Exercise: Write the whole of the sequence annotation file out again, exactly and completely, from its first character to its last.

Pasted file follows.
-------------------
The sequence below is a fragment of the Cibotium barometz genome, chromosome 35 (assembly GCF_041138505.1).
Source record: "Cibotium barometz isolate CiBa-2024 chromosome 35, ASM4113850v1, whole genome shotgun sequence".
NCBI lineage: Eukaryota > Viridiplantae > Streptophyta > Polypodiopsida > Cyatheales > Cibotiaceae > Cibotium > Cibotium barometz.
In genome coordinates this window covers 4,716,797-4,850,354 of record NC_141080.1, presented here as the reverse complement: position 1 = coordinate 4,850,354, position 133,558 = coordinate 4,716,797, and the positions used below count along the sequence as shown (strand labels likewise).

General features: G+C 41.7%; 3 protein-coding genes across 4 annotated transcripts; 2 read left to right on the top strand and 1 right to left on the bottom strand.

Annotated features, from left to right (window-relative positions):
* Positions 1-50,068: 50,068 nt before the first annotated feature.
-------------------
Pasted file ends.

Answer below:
The sequence below is a fragment of the Cibotium barometz genome, chromosome 35 (assembly GCF_041138505.1).
Source record: "Cibotium barometz isolate CiBa-2024 chromosome 35, ASM4113850v1, whole genome shotgun sequence".
NCBI lineage: Eukaryota > Viridiplantae > Streptophyta > Polypodiopsida > Cyatheales > Cibotiaceae > Cibotium > Cibotium barometz.
In genome coordinates this window covers 4,716,797-4,850,354 of record NC_141080.1, presented here as the reverse complement: position 1 = coordinate 4,850,354, position 133,558 = coordinate 4,716,797, and the positions used below count along the sequence as shown (strand labels likewise).

General features: G+C 41.7%; 3 protein-coding genes across 4 annotated transcripts; 2 read left to right on the top strand and 1 right to left on the bottom strand.

Annotated features, from left to right (window-relative positions):
* Positions 1-50,068: 50,068 nt before the first annotated feature.